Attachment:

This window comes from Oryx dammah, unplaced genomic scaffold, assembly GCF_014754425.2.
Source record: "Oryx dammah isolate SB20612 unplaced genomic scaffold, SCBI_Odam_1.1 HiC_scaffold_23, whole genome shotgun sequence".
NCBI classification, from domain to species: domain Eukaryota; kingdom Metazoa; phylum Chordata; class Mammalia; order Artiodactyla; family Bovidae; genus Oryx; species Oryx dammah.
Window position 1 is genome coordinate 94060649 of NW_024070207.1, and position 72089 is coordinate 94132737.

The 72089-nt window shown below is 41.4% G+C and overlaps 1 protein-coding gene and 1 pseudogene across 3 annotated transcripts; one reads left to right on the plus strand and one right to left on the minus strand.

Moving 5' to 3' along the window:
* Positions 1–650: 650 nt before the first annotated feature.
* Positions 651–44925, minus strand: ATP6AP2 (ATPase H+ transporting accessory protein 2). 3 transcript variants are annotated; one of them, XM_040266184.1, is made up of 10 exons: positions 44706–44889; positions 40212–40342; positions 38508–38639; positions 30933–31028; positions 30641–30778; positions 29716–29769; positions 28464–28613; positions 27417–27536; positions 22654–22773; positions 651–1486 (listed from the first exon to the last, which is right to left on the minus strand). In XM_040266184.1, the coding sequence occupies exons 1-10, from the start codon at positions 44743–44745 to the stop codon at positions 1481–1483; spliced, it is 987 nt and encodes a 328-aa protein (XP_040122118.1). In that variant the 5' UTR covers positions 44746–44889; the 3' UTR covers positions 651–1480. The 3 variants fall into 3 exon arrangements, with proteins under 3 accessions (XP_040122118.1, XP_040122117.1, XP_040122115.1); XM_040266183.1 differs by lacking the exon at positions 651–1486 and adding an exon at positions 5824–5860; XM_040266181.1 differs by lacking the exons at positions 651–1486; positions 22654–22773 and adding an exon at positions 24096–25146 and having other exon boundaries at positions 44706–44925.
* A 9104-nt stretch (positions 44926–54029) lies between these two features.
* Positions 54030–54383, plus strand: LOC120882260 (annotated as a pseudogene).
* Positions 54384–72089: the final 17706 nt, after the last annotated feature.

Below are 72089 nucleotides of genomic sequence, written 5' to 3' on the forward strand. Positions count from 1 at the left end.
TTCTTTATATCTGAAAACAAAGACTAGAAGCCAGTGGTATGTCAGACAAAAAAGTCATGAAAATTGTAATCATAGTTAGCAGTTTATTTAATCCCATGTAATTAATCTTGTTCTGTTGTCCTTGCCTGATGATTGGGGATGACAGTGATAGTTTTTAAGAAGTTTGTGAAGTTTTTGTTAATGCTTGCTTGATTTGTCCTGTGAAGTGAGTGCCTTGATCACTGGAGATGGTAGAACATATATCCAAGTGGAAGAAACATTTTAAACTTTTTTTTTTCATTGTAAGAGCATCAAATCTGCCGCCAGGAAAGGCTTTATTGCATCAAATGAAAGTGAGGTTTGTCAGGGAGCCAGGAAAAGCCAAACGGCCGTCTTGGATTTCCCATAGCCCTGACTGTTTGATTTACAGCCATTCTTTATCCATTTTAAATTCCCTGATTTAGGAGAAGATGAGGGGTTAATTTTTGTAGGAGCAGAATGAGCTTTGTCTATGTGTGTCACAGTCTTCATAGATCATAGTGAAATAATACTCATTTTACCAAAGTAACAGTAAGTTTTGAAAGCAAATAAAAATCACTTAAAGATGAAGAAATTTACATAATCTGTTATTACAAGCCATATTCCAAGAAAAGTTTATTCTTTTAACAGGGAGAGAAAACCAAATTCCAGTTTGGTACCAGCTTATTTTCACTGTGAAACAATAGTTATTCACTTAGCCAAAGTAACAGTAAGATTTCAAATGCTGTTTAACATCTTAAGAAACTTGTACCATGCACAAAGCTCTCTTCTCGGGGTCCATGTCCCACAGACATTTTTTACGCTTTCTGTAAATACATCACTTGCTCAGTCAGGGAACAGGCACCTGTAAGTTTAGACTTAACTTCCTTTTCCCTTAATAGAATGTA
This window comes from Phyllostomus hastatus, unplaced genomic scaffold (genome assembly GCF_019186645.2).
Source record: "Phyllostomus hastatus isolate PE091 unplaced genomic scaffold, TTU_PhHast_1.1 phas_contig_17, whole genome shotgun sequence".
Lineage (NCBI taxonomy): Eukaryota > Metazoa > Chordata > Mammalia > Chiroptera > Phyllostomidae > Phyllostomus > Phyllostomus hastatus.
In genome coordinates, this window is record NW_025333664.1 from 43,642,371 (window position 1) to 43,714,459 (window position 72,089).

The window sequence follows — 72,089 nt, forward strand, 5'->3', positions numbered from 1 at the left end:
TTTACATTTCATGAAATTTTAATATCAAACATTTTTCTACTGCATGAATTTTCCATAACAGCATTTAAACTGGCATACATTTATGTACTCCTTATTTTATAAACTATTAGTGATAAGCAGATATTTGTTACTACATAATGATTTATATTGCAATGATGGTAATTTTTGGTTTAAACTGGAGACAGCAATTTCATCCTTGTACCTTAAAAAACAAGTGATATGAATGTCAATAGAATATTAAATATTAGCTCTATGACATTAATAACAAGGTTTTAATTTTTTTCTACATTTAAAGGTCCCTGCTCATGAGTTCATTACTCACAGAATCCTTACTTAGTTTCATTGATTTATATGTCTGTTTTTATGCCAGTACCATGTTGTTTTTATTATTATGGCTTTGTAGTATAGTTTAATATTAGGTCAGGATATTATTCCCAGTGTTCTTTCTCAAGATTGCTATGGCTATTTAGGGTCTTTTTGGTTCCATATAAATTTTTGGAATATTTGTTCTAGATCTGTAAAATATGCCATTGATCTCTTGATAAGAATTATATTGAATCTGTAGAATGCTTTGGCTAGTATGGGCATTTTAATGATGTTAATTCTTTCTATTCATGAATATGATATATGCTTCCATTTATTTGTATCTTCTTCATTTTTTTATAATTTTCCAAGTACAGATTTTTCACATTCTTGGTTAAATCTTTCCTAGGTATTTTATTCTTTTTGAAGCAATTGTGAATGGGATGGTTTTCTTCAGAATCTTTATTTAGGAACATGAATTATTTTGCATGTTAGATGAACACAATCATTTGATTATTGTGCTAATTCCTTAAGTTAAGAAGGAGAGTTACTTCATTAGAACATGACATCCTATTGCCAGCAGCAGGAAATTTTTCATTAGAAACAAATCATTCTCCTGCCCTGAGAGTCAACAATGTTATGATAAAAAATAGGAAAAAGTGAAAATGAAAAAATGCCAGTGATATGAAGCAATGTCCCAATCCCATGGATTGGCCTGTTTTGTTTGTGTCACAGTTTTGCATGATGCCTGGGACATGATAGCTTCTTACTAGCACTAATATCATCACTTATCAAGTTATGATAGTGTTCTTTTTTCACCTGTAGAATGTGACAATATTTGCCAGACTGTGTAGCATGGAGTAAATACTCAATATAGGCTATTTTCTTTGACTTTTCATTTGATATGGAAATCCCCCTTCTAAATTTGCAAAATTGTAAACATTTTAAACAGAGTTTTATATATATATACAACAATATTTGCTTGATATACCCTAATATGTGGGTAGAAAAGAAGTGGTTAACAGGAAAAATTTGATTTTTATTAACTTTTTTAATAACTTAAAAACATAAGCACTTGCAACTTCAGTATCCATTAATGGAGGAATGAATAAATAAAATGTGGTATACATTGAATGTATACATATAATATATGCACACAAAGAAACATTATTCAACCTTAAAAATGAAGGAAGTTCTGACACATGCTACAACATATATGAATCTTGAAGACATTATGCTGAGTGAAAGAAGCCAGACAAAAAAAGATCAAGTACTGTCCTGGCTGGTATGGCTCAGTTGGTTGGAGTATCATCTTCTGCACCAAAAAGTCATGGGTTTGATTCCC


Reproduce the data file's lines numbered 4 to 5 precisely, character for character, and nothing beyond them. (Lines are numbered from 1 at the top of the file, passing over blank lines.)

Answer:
Window position 1 is genome coordinate 94060649 of NW_024070207.1, and position 72089 is coordinate 94132737.

The 72089-nt window shown below is 41.4% G+C and overlaps 1 protein-coding gene and 1 pseudogene across 3 annotated transcripts; one reads left to right on the plus strand and one right to left on the minus strand.